Judge Blocks Planned Lethal Execution in Nevada

Nevada to execute inmate with fentanyl in U.S. first

Nevada to execute inmate with fentanyl in U.S. first

Scott Dozier was set to be killed.

But drug company Alvogen says its sedative midazolam was illegally obtained by prison authorities and should not be used in an execution.

A Nevada judge is halting the use of a drug in the execution of twice-convicted killer Scott Raymond Dozier hours before he was scheduled to die by a first-of-its-kind lethal injection mixture.

Clark County District Court Judge Elizabeth Gonzalez in Nevada ordered the delay Wednesday after the company sued to prevent its drug midazolam from being used in "botched" executions.

"Using fentanyl in an execution is particularly unusual and confusing because of its place in the opioid epidemic", said the legal director of the American Civil Liberties Union in Nevada, Amy Rose.

Though Dozier doesn't oppose the execution, Nevada officials faced a late challenge from Alvogen, a pharmaceutical firm that said the state "illegitimately acquired" its drug, the sedative midazolam. It also said it "does not accept direct orders from prison systems or departments of correction".

The Nevada department of corrections said it had no comment on the lawsuit. It claimed the department of corrections knew the drug was prohibited for use in executions.

A drug manufacturer filed suit Tuesday in an effort to stop Wednesday's execution of convicted murderer Scott Dozier. And Nevada is no exception.

"Life in prison isn't a life", he told the Las Vegas Review-Journal this week.

The Arkansas Supreme Court ruled against the company and allowed that execution to go forward, but legal questions about whether pharmaceutical companies can block use of their drugs in the death penalty haven't been resolved, Dunham said. Dozier, who is on death row and is asking a judge to force the state to carry out his execution. It's been postponed before.

Another judge formally issued an indefinite stay of the execution.

Todd Bice, an attorney representing Alvogen said the company's lawsuit was not about the constitutionality of the death penalty nor whether Dozier deserved the death penalty - it had exclusively to do with business. It may just be by default because I'm the chief medical officer of the state.

Dozier was sentenced to death in 2002 after being convicted of killing and dismembering 22-year-old Jeremiah Miller.

"You got something that's killing hundreds of people a day across the United States, and you got prisons who can't get death penalty drugs, so they're turning to the drug that's killing hundreds of people across the United States", he said. As he told the Marshall Project: "I think it's just time for me to pay the price". He said Alvogen didn't have a contract in place with Cardinal Health that would have blocked the drug's sale for executions.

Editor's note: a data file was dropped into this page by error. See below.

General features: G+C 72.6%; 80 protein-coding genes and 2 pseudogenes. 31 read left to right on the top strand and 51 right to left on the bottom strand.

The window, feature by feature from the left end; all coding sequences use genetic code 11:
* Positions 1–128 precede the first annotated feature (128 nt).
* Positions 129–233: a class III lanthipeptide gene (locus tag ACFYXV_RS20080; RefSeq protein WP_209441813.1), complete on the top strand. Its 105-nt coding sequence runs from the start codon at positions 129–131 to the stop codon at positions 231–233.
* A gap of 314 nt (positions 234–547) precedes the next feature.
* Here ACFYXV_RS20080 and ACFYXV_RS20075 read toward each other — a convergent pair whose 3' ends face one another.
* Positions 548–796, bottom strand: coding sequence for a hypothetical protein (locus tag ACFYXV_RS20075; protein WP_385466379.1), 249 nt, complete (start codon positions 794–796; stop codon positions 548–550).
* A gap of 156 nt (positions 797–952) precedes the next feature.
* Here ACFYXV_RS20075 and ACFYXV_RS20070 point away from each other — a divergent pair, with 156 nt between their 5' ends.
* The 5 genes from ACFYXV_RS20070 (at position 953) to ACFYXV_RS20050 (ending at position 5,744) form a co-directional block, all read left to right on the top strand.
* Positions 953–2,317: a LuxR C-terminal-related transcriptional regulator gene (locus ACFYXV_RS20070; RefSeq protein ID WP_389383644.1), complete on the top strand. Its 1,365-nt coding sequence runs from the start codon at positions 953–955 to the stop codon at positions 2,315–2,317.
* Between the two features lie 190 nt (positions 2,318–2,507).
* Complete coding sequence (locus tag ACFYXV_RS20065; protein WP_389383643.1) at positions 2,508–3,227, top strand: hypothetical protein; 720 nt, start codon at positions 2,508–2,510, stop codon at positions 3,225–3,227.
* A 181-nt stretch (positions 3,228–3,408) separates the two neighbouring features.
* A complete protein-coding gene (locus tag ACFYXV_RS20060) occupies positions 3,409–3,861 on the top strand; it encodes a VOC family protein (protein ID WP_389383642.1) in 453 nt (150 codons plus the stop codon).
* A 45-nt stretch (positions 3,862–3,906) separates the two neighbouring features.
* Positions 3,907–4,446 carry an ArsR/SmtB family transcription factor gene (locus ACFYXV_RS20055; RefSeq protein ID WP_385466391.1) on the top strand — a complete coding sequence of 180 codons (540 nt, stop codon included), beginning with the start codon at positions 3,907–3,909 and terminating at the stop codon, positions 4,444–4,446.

"It's somewhat ironic that at the same time that the Justice Department and states are talking about how risky fentanyl is, and how it's created a national public health emergency, that states are now turning to it as a supposedly safe way of killing prisoners", Dunham added.

This is viewer supported news.

The plan for Thursday is to sedate Dozier with midazolam, then administer the opioid fentanyl to slow and perhaps stop his breathing, followed by muscle-paralysing drug cisatracurium.

The document notes that midazolam (one of three drugs that were to be used in the lethal injection cocktail) "is not approved for use in such an application". Earlier that year, another inmate, Clayton Lockett, had been injected with midazolam, but instead of becoming unconscious, he twitched, convulsed and spoke. And though it is part of a three-drug protocol, Juurlink added that fentanyl could be powerful enough to work on its own.

An hour before the execution Wednesday, death penalty opponents plan to hold a vigil and rally outside the governor's mansion. Healthcare companies make drugs to save lives, not to end them in experimental executions. But the legal challenge filed by Alvogen is only the second of its kind in the US, said Robert Dunham, executive director of the Death Penalty Information Center in Washington D.C.

"They've gone in all those different directions".

Lethal injection was first written into USA law by the state of Oklahoma, in 1977.

Notícias recomendadas

We are pleased to provide this opportunity to share information, experiences and observations about what's in the news.
Some of the comments may be reprinted elsewhere in the site or in the newspaper.
Thank you for taking the time to offer your thoughts.